GM revealed on Friday that its board has still not picked a winning bidder for Opel after convening to discuss the options. Chief Executive Fritz Henderson and fellow executives are reportedly backing the consortium led by Magna, the Canadian car parts manufacturer, however, according to the Wall Street Journal, GM’s board said a competing offer from Belgian investment group RHJ International SA should be taken more seriously.
The struggling car maker faces pressure from the British and German governments, which are at loggerheads over the bids for its European business. Both proposals will lead to the loss of around 10,000 jobs. Vauxhall employs around 5,000 workers at two sites in the UK but Opel employs 25,000 people in Germany which is half of GM Europe’s total workforce.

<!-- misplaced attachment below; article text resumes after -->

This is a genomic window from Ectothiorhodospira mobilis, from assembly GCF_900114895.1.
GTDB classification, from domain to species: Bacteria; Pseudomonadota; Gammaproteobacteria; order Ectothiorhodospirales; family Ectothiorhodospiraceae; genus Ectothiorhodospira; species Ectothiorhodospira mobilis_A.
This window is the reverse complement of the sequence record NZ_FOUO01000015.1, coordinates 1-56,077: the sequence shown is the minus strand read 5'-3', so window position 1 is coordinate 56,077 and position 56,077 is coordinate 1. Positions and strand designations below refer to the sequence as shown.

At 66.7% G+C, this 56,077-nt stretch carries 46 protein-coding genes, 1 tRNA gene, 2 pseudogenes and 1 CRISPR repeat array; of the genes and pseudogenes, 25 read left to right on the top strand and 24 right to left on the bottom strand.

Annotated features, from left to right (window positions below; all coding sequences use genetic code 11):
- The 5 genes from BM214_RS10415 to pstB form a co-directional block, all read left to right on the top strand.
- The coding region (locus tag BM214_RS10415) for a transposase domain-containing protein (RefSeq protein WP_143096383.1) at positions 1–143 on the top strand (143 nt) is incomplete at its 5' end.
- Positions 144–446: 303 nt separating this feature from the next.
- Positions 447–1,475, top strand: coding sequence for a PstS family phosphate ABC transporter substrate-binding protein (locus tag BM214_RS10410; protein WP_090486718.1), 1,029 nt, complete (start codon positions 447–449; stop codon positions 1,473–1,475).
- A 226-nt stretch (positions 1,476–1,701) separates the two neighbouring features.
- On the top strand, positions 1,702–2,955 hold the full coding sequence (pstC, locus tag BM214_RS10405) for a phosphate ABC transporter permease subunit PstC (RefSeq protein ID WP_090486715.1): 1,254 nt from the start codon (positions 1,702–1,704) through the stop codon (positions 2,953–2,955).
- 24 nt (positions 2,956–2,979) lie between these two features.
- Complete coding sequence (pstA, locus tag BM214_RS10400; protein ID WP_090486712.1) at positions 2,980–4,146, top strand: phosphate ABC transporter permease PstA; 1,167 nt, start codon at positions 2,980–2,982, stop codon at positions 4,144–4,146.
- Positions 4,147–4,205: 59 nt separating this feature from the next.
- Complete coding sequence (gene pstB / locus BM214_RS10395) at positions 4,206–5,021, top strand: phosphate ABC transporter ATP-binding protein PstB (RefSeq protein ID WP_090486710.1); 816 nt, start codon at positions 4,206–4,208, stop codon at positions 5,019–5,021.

Angela Merkel, the German chancellor, is said to prefer the bid from Magna International, backed by Russia’s state-owned Sberbank, because fewer of the cuts would fall in Germany than the rival proposal from RHJ.
British Business Secretary, Lord Mandelson, has urged the GM board to make an “objective, commercial decision” that will secure the long-term viability of both Opel and Vauxhall.
“This decision, above all, needs to secure the long-term viability of both Opel and Vauxhall in the UK and should be not be distorted by political considerations in any one country,” he said in a written statement.